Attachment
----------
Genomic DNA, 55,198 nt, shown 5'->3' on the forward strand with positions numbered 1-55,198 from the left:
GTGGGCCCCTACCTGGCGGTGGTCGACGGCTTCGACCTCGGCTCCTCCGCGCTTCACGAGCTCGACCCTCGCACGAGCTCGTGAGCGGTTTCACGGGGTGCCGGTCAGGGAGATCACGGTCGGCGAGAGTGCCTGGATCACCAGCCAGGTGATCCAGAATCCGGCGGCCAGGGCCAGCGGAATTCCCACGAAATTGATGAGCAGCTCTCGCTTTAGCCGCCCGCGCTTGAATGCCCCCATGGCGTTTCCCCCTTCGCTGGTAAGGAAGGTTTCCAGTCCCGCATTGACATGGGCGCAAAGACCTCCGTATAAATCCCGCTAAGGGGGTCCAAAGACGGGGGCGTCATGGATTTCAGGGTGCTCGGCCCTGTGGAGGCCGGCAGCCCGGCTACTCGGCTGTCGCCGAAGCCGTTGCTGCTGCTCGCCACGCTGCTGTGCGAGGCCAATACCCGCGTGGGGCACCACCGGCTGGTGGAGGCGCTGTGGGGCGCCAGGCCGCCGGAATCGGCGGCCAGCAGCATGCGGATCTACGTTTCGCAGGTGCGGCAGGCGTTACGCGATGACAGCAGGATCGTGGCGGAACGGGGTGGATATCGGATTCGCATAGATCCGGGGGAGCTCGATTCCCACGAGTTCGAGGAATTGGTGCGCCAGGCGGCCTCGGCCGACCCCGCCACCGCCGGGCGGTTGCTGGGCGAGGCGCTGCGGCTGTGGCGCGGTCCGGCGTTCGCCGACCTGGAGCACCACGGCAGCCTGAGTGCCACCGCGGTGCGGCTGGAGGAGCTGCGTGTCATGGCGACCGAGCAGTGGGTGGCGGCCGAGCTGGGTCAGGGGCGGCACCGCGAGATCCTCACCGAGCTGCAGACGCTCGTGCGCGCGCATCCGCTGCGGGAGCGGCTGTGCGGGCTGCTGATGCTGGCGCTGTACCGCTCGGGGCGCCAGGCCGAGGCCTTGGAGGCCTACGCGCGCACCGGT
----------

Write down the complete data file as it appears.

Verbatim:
Genomic DNA, 55,198 nt, shown 5'->3' on the forward strand with positions numbered 1-55,198 from the left:
GTGGGCCCCTACCTGGCGGTGGTCGACGGCTTCGACCTCGGCTCCTCCGCGCTTCACGAGCTCGACCCTCGCACGAGCTCGTGAGCGGTTTCACGGGGTGCCGGTCAGGGAGATCACGGTCGGCGAGAGTGCCTGGATCACCAGCCAGGTGATCCAGAATCCGGCGGCCAGGGCCAGCGGAATTCCCACGAAATTGATGAGCAGCTCTCGCTTTAGCCGCCCGCGCTTGAATGCCCCCATGGCGTTTCCCCCTTCGCTGGTAAGGAAGGTTTCCAGTCCCGCATTGACATGGGCGCAAAGACCTCCGTATAAATCCCGCTAAGGGGGTCCAAAGACGGGGGCGTCATGGATTTCAGGGTGCTCGGCCCTGTGGAGGCCGGCAGCCCGGCTACTCGGCTGTCGCCGAAGCCGTTGCTGCTGCTCGCCACGCTGCTGTGCGAGGCCAATACCCGCGTGGGGCACCACCGGCTGGTGGAGGCGCTGTGGGGCGCCAGGCCGCCGGAATCGGCGGCCAGCAGCATGCGGATCTACGTTTCGCAGGTGCGGCAGGCGTTACGCGATGACAGCAGGATCGTGGCGGAACGGGGTGGATATCGGATTCGCATAGATCCGGGGGAGCTCGATTCCCACGAGTTCGAGGAATTGGTGCGCCAGGCGGCCTCGGCCGACCCCGCCACCGCCGGGCGGTTGCTGGGCGAGGCGCTGCGGCTGTGGCGCGGTCCGGCGTTCGCCGACCTGGAGCACCACGGCAGCCTGAGTGCCACCGCGGTGCGGCTGGAGGAGCTGCGTGTCATGGCGACCGAGCAGTGGGTGGCGGCCGAGCTGGGTCAGGGGCGGCACCGCGAGATCCTCACCGAGCTGCAGACGCTCGTGCGCGCGCATCCGCTGCGGGAGCGGCTGTGCGGGCTGCTGATGCTGGCGCTGTACCGCTCGGGGCGCCAGGCCGAGGCCTTGGAGGCCTACGCGCGCACCGGT